The commentary in this “post” (including any related blog, podcasts, videos, and social media) reflects the personal opinions, viewpoints, and analyses of the Ritholtz Wealth Management employees providing such comments, and should not be regarded the views of Ritholtz Wealth Management LLC. or its respective affiliates or as a description of advisory services provided by Ritholtz Wealth Management or performance returns of any Ritholtz Wealth Management Investments client.

References to any securities or digital assets, or performance data, are for illustrative purposes only and do not constitute an investment recommendation or offer to provide investment advisory services. Charts and graphs provided within are for informational purposes solely and should not be relied upon when making any investment decision. Past performance is not indicative of future results. The content speaks only as of the date indicated. Any projections, estimates, forecasts, targets, prospects, and/or opinions expressed in these materials are subject to change without notice and may differ or be contrary to opinions expressed by others.

Wealthcast Media, an affiliate of Ritholtz Wealth Management, receives payment from various entities for advertisements in affiliated podcasts, blogs and emails. Inclusion of such advertisements does not constitute or imply endorsement, sponsorship or recommendation thereof, or any affiliation therewith, by the Content Creator or by Ritholtz Wealth Management or any of its employees. Investments in securities involve the risk of loss. For additional advertisement disclaimers see here: https://www.ritholtzwealth.com/advertising-disclaimers

Please see disclosures here.

What's been said:

Discussions found on the web
  1. immediate edge reviews commented on Sep 22

    … [Trackback]

    […] Find More on that Topic: thereformedbroker.com/2013/11/16/a-form-of-delusion/ […]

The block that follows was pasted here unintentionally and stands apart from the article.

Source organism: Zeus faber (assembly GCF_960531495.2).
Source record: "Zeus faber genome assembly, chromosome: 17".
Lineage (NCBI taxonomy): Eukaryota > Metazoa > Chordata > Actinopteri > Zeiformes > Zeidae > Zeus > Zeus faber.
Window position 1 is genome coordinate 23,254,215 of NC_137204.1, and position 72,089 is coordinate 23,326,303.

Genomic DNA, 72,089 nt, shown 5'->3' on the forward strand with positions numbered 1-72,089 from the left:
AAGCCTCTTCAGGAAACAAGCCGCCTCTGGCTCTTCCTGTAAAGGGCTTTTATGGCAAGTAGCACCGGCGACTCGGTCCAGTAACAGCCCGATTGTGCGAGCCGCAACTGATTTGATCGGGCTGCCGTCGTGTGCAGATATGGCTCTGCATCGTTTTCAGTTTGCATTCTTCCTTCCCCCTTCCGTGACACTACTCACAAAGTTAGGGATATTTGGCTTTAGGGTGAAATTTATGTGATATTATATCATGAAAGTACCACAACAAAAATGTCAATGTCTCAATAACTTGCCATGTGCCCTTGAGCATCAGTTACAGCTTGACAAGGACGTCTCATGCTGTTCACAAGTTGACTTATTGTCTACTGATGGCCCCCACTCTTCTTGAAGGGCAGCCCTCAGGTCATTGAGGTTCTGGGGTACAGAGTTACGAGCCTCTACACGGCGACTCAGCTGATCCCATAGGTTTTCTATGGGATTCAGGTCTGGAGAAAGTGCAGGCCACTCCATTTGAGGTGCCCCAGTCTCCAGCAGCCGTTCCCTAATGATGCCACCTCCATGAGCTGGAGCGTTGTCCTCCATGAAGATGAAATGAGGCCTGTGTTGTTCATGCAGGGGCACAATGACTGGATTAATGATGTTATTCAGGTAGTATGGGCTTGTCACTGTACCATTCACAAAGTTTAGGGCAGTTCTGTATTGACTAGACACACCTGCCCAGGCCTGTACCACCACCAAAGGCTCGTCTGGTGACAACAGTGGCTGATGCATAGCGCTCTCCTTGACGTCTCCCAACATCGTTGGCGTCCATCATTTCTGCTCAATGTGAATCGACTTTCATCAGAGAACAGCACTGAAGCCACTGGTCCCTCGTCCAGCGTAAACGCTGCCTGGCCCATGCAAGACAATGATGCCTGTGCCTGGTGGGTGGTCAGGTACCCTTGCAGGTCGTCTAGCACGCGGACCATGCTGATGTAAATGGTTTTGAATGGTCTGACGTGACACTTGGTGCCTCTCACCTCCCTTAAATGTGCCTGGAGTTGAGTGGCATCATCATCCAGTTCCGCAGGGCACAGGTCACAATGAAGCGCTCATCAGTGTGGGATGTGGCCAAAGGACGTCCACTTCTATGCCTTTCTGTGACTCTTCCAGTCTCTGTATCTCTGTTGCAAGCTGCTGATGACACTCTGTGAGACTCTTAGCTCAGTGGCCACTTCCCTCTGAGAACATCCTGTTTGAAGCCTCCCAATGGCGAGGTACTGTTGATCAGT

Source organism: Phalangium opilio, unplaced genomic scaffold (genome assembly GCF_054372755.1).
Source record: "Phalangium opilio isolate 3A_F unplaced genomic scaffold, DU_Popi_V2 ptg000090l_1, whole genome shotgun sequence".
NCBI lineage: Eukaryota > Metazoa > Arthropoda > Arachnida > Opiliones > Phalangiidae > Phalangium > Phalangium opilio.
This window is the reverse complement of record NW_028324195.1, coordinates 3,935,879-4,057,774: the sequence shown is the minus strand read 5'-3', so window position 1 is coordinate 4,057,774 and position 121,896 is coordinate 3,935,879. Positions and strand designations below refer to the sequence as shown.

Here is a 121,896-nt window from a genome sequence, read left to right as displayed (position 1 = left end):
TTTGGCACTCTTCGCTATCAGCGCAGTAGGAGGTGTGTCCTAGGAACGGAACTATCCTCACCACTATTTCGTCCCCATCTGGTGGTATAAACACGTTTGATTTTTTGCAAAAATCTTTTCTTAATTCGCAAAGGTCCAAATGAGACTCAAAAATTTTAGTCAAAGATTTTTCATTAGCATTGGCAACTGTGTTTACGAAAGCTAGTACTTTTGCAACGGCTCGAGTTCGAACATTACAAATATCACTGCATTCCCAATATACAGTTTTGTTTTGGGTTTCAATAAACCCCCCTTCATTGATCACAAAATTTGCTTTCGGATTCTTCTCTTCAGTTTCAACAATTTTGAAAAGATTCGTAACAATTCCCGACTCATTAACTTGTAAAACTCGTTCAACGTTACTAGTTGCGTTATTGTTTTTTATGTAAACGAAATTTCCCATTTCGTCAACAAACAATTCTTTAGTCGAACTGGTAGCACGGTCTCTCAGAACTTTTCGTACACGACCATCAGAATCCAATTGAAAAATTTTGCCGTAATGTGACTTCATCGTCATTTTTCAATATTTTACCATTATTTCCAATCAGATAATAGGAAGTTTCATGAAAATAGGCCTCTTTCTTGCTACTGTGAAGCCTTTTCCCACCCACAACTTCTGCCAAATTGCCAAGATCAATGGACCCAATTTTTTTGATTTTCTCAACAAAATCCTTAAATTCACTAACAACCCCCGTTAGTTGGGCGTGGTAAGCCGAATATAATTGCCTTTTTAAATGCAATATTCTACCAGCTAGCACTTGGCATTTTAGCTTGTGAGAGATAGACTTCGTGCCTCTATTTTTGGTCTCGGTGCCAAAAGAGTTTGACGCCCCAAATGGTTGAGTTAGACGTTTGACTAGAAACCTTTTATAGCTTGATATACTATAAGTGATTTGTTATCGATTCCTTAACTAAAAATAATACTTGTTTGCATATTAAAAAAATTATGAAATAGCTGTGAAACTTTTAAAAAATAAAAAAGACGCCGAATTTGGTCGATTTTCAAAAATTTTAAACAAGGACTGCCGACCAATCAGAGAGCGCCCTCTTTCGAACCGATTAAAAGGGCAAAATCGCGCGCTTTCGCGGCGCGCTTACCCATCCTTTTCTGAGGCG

2. 메이저토토사이트 commented on Sep 26

    … [Trackback]

    […] Find More Information here to that Topic: thereformedbroker.com/2013/11/16/a-form-of-delusion/ […]

  3. bitcoin evolution es real commented on Sep 29

    … [Trackback]

    […] Information on that Topic: thereformedbroker.com/2013/11/16/a-form-of-delusion/ […]

  4. automated bitcoin investing commented on Sep 30

    … [Trackback]

    […] Find More to that Topic: thereformedbroker.com/2013/11/16/a-form-of-delusion/ […]

  5. 토토 commented on Oct 17

    … [Trackback]

    […] Find More Information here on that Topic: thereformedbroker.com/2013/11/16/a-form-of-delusion/ […]

  6. travel hacking commented on Oct 29

    … [Trackback]

    […] Read More on to that Topic: thereformedbroker.com/2013/11/16/a-form-of-delusion/ […]

  7. 토토사이트 commented on Nov 01

    … [Trackback]

    […] Find More Info here to that Topic: thereformedbroker.com/2013/11/16/a-form-of-delusion/ […]

  8. here commented on Nov 17

    … [Trackback]

    […] Information to that Topic: thereformedbroker.com/2013/11/16/a-form-of-delusion/ […]

  9. scotia bank login commented on Dec 20

    … [Trackback]

    […] Read More here on that Topic: thereformedbroker.com/2013/11/16/a-form-of-delusion/ […]

  10. bank of montreal online banking commented on Jan 12

    … [Trackback]

    […] Here you will find 55240 additional Info to that Topic: thereformedbroker.com/2013/11/16/a-form-of-delusion/ […]

  11. Regression Testing commented on Jan 16

    … [Trackback]

    […] Info on that Topic: thereformedbroker.com/2013/11/16/a-form-of-delusion/ […]

  12. cibc banking commented on Jan 27

    … [Trackback]

    […] Find More here to that Topic: thereformedbroker.com/2013/11/16/a-form-of-delusion/ […]

  13. www.zonnepaneelwereld.nl commented on Feb 02

    … [Trackback]

    […] Find More on that Topic: thereformedbroker.com/2013/11/16/a-form-of-delusion/ […]